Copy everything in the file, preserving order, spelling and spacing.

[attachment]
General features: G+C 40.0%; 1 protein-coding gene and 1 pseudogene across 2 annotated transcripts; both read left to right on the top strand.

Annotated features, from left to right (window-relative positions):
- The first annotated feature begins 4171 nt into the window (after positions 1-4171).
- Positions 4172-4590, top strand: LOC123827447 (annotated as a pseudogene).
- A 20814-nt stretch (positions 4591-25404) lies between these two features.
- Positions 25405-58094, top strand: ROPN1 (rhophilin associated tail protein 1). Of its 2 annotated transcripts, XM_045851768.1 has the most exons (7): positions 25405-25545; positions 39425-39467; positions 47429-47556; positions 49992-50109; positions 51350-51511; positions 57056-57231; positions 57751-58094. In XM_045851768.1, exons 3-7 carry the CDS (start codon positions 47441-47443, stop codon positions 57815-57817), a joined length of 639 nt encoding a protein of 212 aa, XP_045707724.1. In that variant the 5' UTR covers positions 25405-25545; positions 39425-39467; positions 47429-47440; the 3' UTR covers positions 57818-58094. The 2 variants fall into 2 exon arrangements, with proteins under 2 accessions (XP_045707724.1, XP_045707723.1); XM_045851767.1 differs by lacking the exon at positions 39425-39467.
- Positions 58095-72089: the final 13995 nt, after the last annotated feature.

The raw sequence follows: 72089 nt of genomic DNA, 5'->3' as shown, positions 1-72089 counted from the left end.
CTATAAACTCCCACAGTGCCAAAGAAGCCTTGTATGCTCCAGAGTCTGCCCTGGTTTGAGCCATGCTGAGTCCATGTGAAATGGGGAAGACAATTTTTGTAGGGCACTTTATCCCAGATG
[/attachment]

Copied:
General features: G+C 40.0%; 1 protein-coding gene and 1 pseudogene across 2 annotated transcripts; both read left to right on the top strand.

Annotated features, from left to right (window-relative positions):
- The first annotated feature begins 4171 nt into the window (after positions 1-4171).
- Positions 4172-4590, top strand: LOC123827447 (annotated as a pseudogene).
- A 20814-nt stretch (positions 4591-25404) lies between these two features.
- Positions 25405-58094, top strand: ROPN1 (rhophilin associated tail protein 1). Of its 2 annotated transcripts, XM_045851768.1 has the most exons (7): positions 25405-25545; positions 39425-39467; positions 47429-47556; positions 49992-50109; positions 51350-51511; positions 57056-57231; positions 57751-58094. In XM_045851768.1, exons 3-7 carry the CDS (start codon positions 47441-47443, stop codon positions 57815-57817), a joined length of 639 nt encoding a protein of 212 aa, XP_045707724.1. In that variant the 5' UTR covers positions 25405-25545; positions 39425-39467; positions 47429-47440; the 3' UTR covers positions 57818-58094. The 2 variants fall into 2 exon arrangements, with proteins under 2 accessions (XP_045707724.1, XP_045707723.1); XM_045851767.1 differs by lacking the exon at positions 39425-39467.
- Positions 58095-72089: the final 13995 nt, after the last annotated feature.

The raw sequence follows: 72089 nt of genomic DNA, 5'->3' as shown, positions 1-72089 counted from the left end.
CTATAAACTCCCACAGTGCCAAAGAAGCCTTGTATGCTCCAGAGTCTGCCCTGGTTTGAGCCATGCTGAGTCCATGTGAAATGGGGAAGACAATTTTTGTAGGGCACTTTATCCCAGATG